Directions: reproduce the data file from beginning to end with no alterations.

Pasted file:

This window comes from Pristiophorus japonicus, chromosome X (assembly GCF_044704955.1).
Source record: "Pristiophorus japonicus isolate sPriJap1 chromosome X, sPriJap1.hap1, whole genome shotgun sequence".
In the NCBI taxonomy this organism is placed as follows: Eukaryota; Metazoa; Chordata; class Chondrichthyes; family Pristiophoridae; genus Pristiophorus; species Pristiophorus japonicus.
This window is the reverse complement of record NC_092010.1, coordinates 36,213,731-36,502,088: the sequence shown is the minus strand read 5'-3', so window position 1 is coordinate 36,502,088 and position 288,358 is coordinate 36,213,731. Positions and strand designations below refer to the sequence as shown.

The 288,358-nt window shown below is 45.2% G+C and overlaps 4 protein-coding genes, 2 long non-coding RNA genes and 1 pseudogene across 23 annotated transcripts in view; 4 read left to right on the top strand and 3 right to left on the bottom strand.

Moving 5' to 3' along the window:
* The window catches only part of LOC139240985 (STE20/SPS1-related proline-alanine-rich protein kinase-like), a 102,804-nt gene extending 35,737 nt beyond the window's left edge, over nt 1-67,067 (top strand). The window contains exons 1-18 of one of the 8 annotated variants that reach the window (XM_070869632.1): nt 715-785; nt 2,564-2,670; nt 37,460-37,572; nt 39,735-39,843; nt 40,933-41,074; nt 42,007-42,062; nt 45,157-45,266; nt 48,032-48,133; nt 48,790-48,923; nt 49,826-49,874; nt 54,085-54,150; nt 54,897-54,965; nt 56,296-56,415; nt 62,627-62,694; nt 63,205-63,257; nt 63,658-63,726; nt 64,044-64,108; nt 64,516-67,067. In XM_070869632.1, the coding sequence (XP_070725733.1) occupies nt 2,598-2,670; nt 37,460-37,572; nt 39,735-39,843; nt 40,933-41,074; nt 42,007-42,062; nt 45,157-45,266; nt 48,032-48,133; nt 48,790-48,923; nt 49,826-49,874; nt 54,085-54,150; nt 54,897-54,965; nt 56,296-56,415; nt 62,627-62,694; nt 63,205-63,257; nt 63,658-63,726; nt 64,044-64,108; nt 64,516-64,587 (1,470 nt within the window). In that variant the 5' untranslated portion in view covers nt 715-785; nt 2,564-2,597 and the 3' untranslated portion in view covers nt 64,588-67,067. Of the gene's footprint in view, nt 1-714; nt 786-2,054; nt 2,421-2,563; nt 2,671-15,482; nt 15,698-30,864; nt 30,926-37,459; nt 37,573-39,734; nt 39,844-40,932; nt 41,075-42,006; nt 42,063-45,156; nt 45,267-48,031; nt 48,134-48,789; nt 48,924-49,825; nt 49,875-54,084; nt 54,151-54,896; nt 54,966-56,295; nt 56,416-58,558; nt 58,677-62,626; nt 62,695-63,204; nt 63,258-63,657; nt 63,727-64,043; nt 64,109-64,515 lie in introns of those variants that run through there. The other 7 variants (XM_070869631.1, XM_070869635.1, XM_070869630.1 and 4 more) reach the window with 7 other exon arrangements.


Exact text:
This window comes from Pristiophorus japonicus, chromosome X (assembly GCF_044704955.1).
Source record: "Pristiophorus japonicus isolate sPriJap1 chromosome X, sPriJap1.hap1, whole genome shotgun sequence".
In the NCBI taxonomy this organism is placed as follows: Eukaryota; Metazoa; Chordata; class Chondrichthyes; family Pristiophoridae; genus Pristiophorus; species Pristiophorus japonicus.
This window is the reverse complement of record NC_092010.1, coordinates 36,213,731-36,502,088: the sequence shown is the minus strand read 5'-3', so window position 1 is coordinate 36,502,088 and position 288,358 is coordinate 36,213,731. Positions and strand designations below refer to the sequence as shown.

The 288,358-nt window shown below is 45.2% G+C and overlaps 4 protein-coding genes, 2 long non-coding RNA genes and 1 pseudogene across 23 annotated transcripts in view; 4 read left to right on the top strand and 3 right to left on the bottom strand.

Moving 5' to 3' along the window:
* The window catches only part of LOC139240985 (STE20/SPS1-related proline-alanine-rich protein kinase-like), a 102,804-nt gene extending 35,737 nt beyond the window's left edge, over nt 1-67,067 (top strand). The window contains exons 1-18 of one of the 8 annotated variants that reach the window (XM_070869632.1): nt 715-785; nt 2,564-2,670; nt 37,460-37,572; nt 39,735-39,843; nt 40,933-41,074; nt 42,007-42,062; nt 45,157-45,266; nt 48,032-48,133; nt 48,790-48,923; nt 49,826-49,874; nt 54,085-54,150; nt 54,897-54,965; nt 56,296-56,415; nt 62,627-62,694; nt 63,205-63,257; nt 63,658-63,726; nt 64,044-64,108; nt 64,516-67,067. In XM_070869632.1, the coding sequence (XP_070725733.1) occupies nt 2,598-2,670; nt 37,460-37,572; nt 39,735-39,843; nt 40,933-41,074; nt 42,007-42,062; nt 45,157-45,266; nt 48,032-48,133; nt 48,790-48,923; nt 49,826-49,874; nt 54,085-54,150; nt 54,897-54,965; nt 56,296-56,415; nt 62,627-62,694; nt 63,205-63,257; nt 63,658-63,726; nt 64,044-64,108; nt 64,516-64,587 (1,470 nt within the window). In that variant the 5' untranslated portion in view covers nt 715-785; nt 2,564-2,597 and the 3' untranslated portion in view covers nt 64,588-67,067. Of the gene's footprint in view, nt 1-714; nt 786-2,054; nt 2,421-2,563; nt 2,671-15,482; nt 15,698-30,864; nt 30,926-37,459; nt 37,573-39,734; nt 39,844-40,932; nt 41,075-42,006; nt 42,063-45,156; nt 45,267-48,031; nt 48,134-48,789; nt 48,924-49,825; nt 49,875-54,084; nt 54,151-54,896; nt 54,966-56,295; nt 56,416-58,558; nt 58,677-62,626; nt 62,695-63,204; nt 63,258-63,657; nt 63,727-64,043; nt 64,109-64,515 lie in introns of those variants that run through there. The other 7 variants (XM_070869631.1, XM_070869635.1, XM_070869630.1 and 4 more) reach the window with 7 other exon arrangements.